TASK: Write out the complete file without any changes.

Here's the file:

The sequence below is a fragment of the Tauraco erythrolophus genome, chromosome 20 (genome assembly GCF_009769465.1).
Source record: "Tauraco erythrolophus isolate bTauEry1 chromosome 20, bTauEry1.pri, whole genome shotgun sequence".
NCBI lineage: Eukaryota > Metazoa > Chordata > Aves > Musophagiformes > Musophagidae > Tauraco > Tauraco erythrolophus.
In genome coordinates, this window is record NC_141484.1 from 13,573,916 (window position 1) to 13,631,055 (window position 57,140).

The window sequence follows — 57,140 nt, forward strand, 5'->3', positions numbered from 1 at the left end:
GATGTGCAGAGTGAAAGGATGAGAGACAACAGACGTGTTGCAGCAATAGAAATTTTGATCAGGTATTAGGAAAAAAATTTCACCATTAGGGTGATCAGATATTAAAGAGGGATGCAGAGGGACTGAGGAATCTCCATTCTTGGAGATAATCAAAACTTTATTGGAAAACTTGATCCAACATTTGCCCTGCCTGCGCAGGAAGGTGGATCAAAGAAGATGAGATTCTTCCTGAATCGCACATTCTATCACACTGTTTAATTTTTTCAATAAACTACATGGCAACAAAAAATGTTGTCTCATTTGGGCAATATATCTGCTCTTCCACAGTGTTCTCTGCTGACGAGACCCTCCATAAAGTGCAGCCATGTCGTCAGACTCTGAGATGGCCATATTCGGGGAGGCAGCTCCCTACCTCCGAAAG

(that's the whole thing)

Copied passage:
The sequence below is a fragment of the Tauraco erythrolophus genome, chromosome 20 (genome assembly GCF_009769465.1).
Source record: "Tauraco erythrolophus isolate bTauEry1 chromosome 20, bTauEry1.pri, whole genome shotgun sequence".
NCBI lineage: Eukaryota > Metazoa > Chordata > Aves > Musophagiformes > Musophagidae > Tauraco > Tauraco erythrolophus.
In genome coordinates, this window is record NC_141484.1 from 13,573,916 (window position 1) to 13,631,055 (window position 57,140).

The window sequence follows — 57,140 nt, forward strand, 5'->3', positions numbered from 1 at the left end:
GATGTGCAGAGTGAAAGGATGAGAGACAACAGACGTGTTGCAGCAATAGAAATTTTGATCAGGTATTAGGAAAAAAATTTCACCATTAGGGTGATCAGATATTAAAGAGGGATGCAGAGGGACTGAGGAATCTCCATTCTTGGAGATAATCAAAACTTTATTGGAAAACTTGATCCAACATTTGCCCTGCCTGCGCAGGAAGGTGGATCAAAGAAGATGAGATTCTTCCTGAATCGCACATTCTATCACACTGTTTAATTTTTTCAATAAACTACATGGCAACAAAAAATGTTGTCTCATTTGGGCAATATATCTGCTCTTCCACAGTGTTCTCTGCTGACGAGACCCTCCATAAAGTGCAGCCATGTCGTCAGACTCTGAGATGGCCATATTCGGGGAGGCAGCTCCCTACCTCCGAAAG